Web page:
First-person authority is thus something much more basic and much less meaningful than epistemic authority: basically, it is simply our condition as linguistic creatures that we have no deeper access to what we think than by saying what we mean. This claim is in itself interesting, and important – but does it, together with the observations above about privacy and assimetry, amount to a view of subjectivity?
Before we take it to be shallow, we should bare in mind that this seemingly trivial claim – first-person authority is a necessary feature of the interpretation of speech, no presumptions of epistemic authority – is put forward within a very ambitious philosophical programme: I mentioned the connection with Davidson’s rejection of scepticism; I should also say that the bigger picture in which Davidson is accounting for ‘the subjective’ is an investigation into the very possibility of objective knowledge and thought for minds such as ours. It is in that context (building on a Taskian theory of truth, and ‘using’ it as theory of interpretation for natural languages, developing his radical interpretation theory of mind and thought) that he ends up relating the objective, the intersubjective and the subjective (the tripod, he calls it) in conceiving of the nature of thought-world relations. And his idea is subjective-intersubjective-objective come together: this means that only when the tripod is in place can there be, for instance, such as thing as a belief (mine, yours) about the world that is true, as opposed to passing glimpses. (example: ‘Those chairs are red’)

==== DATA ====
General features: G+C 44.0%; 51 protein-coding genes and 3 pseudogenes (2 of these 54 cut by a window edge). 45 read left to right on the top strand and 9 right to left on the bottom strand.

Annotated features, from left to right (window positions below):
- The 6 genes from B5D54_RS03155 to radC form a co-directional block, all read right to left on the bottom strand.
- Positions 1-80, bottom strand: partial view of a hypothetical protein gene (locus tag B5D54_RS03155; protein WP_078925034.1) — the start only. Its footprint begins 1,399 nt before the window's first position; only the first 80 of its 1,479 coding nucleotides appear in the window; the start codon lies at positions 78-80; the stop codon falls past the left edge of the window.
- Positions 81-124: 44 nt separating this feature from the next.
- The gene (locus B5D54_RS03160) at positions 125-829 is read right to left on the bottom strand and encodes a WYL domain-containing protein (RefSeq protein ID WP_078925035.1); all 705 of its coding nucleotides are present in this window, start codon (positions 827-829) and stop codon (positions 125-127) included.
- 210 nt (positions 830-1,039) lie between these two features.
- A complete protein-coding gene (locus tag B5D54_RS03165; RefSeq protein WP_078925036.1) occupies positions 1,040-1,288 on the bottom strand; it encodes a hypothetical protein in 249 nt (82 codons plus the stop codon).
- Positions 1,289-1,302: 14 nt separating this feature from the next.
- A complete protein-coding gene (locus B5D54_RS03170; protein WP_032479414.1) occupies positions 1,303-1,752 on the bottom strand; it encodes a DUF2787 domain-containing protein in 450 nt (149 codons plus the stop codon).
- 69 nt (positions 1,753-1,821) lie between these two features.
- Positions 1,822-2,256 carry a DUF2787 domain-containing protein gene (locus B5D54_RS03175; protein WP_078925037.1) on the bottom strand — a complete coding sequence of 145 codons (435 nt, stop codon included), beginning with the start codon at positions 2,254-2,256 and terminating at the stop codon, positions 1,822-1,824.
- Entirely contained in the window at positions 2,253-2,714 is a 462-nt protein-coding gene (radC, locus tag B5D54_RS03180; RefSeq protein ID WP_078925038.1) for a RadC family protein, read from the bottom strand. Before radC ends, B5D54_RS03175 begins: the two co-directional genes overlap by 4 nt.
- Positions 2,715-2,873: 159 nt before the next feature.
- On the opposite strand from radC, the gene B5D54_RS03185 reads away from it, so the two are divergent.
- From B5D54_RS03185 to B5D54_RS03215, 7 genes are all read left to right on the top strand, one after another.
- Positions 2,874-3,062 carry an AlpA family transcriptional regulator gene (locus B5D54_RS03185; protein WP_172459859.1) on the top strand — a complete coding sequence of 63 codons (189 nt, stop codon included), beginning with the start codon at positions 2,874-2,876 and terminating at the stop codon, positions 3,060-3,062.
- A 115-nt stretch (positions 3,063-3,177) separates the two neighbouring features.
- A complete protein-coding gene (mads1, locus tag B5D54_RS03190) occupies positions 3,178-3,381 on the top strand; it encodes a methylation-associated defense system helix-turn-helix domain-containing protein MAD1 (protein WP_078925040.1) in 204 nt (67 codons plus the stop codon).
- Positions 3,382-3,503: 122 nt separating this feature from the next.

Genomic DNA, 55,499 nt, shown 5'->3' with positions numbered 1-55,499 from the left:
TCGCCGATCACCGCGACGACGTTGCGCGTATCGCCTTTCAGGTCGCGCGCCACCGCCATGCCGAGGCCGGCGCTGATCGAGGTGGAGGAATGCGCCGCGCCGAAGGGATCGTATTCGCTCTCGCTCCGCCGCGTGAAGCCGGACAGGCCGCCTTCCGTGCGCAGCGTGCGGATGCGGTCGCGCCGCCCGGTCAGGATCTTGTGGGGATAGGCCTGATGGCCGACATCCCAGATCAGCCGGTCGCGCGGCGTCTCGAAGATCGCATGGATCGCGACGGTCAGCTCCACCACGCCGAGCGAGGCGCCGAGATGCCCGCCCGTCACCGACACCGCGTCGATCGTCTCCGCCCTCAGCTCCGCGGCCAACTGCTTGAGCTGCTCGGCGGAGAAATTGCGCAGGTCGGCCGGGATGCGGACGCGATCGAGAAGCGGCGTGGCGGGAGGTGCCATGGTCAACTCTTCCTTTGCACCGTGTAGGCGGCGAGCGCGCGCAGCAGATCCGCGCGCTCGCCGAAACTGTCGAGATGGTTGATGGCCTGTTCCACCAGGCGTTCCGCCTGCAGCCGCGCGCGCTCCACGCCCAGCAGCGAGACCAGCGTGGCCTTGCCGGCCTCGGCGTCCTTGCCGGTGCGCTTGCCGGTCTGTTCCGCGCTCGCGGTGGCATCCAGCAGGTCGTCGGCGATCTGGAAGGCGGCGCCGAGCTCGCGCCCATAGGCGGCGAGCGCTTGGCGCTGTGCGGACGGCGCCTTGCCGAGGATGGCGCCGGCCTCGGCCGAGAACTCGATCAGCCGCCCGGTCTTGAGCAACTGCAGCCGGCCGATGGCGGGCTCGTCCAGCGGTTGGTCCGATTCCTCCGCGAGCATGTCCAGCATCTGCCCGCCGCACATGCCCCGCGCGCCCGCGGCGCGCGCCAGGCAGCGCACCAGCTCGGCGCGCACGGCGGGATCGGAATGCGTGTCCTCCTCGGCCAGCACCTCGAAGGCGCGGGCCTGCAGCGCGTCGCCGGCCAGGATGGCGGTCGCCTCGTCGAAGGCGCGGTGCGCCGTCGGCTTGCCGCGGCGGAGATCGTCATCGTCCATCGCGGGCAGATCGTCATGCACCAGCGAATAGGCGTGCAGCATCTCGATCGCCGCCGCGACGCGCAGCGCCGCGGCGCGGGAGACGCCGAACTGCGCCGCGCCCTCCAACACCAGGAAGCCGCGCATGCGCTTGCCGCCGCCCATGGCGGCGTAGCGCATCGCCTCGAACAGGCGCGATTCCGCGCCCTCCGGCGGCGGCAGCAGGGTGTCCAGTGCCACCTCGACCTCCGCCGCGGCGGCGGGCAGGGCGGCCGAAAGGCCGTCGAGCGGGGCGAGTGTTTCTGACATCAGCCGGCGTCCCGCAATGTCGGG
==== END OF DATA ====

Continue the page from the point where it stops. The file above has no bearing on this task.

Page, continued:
Even allowing for this ambition, I think we should keep the following in mind: Davidson’s approach to thought-world relations is an interpretation theory, and as such, to put it very bluntly, it simply assumes that there is something out there to be interpreted. Now even considering his appeal to the intersubjective, and to what he calls triangulations, in making for the possibility of ‘true belief’ in a mind such as our own, even considering that he is taking distance from quinean-like behaviorism, itself undoubtably even more radically third-personal, even considering that here is certainly a contrast between Davidson and Quine, a contrast between distal stimulae and proximal stimulae; the touchstone is still behavioural evidence; ultimately it is stimulae which are out there to be interpreted. So a view from the outside, a priority of a third-person perspective is, we may say, embedded in Davidson’s theory of interpretation and thus in his view of the subjective as privacy, assimetry and first-person authority, and this is not a contingent detail in his philosophy. Not only does his interpretation-stimulae dualism as it were pressupose a third person perspective – but also it does not allow for situatedness of thought and language in the world. Another way to see that this is so is to consider that in Davidson’s view of the subjective as such there is no place for perception proper, for mind’s response to the world, for acquaintance’, something being directly or immediately present to mind, or ‘givenness’. Leaving perception out of the picture Davidson leaves out the picture characteristics of thought-world relations that considering perception renders unavoidable – what I called acquaintance and givenness. To sum up, Davidson’s view of the ‘subjective’ gives us important ideas – above all separating first person authority and epistemic privilege – but it is a-wordly subjectivity, subjectivity without perception and without regard for acquaintance or givenness – even its opposition to scepticism and cartesianism depends on ‘isolation by language’. But if we believe reducing subjectivity to privacy, assimetry and first-person authority trivializes it, what is the alternative?
III. Reintroducing perspective and perception: Shaun Gallagher on IEM
I will next follow Shaun Gallagher in taking immunity to error through misidentification as a phenomenon to look at, if we think subjectivity cannot be fully accounted for by a language-based approach such as Davidson’s. IEM is at first sight, something close to davidsonian first person authority – that was, anyway, the origin of my interest in considering them in parallel.